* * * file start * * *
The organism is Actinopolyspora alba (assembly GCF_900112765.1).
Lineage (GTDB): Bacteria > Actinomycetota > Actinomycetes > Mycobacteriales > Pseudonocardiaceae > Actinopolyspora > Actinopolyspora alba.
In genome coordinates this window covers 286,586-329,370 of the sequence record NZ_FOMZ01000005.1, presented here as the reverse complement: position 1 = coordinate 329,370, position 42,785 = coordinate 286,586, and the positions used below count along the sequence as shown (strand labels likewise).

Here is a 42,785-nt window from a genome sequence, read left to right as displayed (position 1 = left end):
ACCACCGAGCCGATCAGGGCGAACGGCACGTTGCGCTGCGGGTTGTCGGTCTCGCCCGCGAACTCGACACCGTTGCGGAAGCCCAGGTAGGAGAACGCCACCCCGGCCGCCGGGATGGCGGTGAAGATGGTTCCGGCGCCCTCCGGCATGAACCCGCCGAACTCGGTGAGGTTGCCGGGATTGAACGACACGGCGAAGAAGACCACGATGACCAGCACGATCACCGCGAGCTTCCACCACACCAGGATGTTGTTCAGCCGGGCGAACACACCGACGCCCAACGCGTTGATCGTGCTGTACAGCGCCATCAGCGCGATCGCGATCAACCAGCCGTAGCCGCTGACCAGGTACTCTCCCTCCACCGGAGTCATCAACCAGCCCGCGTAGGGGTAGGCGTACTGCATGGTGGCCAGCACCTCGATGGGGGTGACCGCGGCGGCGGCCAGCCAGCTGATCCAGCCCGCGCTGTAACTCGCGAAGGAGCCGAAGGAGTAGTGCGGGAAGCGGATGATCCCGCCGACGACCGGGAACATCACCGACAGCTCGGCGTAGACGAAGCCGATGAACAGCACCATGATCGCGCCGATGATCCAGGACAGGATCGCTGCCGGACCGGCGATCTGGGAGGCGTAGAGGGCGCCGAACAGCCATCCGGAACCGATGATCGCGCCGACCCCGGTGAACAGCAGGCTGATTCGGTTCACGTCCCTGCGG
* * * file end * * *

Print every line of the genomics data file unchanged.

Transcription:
The organism is Actinopolyspora alba (assembly GCF_900112765.1).
Lineage (GTDB): Bacteria > Actinomycetota > Actinomycetes > Mycobacteriales > Pseudonocardiaceae > Actinopolyspora > Actinopolyspora alba.
In genome coordinates this window covers 286,586-329,370 of the sequence record NZ_FOMZ01000005.1, presented here as the reverse complement: position 1 = coordinate 329,370, position 42,785 = coordinate 286,586, and the positions used below count along the sequence as shown (strand labels likewise).

Here is a 42,785-nt window from a genome sequence, read left to right as displayed (position 1 = left end):
ACCACCGAGCCGATCAGGGCGAACGGCACGTTGCGCTGCGGGTTGTCGGTCTCGCCCGCGAACTCGACACCGTTGCGGAAGCCCAGGTAGGAGAACGCCACCCCGGCCGCCGGGATGGCGGTGAAGATGGTTCCGGCGCCCTCCGGCATGAACCCGCCGAACTCGGTGAGGTTGCCGGGATTGAACGACACGGCGAAGAAGACCACGATGACCAGCACGATCACCGCGAGCTTCCACCACACCAGGATGTTGTTCAGCCGGGCGAACACACCGACGCCCAACGCGTTGATCGTGCTGTACAGCGCCATCAGCGCGATCGCGATCAACCAGCCGTAGCCGCTGACCAGGTACTCTCCCTCCACCGGAGTCATCAACCAGCCCGCGTAGGGGTAGGCGTACTGCATGGTGGCCAGCACCTCGATGGGGGTGACCGCGGCGGCGGCCAGCCAGCTGATCCAGCCCGCGCTGTAACTCGCGAAGGAGCCGAAGGAGTAGTGCGGGAAGCGGATGATCCCGCCGACGACCGGGAACATCACCGACAGCTCGGCGTAGACGAAGCCGATGAACAGCACCATGATCGCGCCGATGATCCAGGACAGGATCGCTGCCGGACCGGCGATCTGGGAGGCGTAGAGGGCGCCGAACAGCCATCCGGAACCGATGATCGCGCCGACCCCGGTGAACAGCAGGCTGATTCGGTTCACGTCCCTGCGG